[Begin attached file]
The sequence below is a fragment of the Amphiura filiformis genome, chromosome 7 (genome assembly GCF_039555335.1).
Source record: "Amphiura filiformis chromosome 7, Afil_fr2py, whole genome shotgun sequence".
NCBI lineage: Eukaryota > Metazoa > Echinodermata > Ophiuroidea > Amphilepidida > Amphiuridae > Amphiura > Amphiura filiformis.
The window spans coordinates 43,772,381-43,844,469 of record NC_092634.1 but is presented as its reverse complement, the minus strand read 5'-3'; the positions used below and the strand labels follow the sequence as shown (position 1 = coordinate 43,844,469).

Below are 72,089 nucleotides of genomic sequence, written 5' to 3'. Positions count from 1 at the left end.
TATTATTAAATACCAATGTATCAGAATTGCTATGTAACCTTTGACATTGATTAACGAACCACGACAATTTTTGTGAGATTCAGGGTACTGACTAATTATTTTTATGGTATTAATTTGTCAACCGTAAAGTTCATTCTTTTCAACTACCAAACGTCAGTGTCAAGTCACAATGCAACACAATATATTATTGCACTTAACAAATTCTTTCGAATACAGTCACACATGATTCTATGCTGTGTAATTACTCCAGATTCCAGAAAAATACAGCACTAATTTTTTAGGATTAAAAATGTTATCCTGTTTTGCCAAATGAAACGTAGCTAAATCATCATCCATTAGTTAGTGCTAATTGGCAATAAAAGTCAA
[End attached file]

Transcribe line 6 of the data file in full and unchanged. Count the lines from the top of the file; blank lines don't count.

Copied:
TATTATTAAATACCAATGTATCAGAATTGCTATGTAACCTTTGACATTGATTAACGAACCACGACAATTTTTGTGAGATTCAGGGTACTGACTAATTATTTTTATGGTATTAATTTGTCAACCGTAAAGTTCATTCTTTTCAACTACCAAACGTCAGTGTCAAGTCACAATGCAACACAATATATTATTGCACTTAACAAATTCTTTCGAATACAGTCACACATGATTCTATGCTGTGTAATTACTCCAGATTCCAGAAAAATACAGCACTAATTTTTTAGGATTAAAAATGTTATCCTGTTTTGCCAAATGAAACGTAGCTAAATCATCATCCATTAGTTAGTGCTAATTGGCAATAAAAGTCAA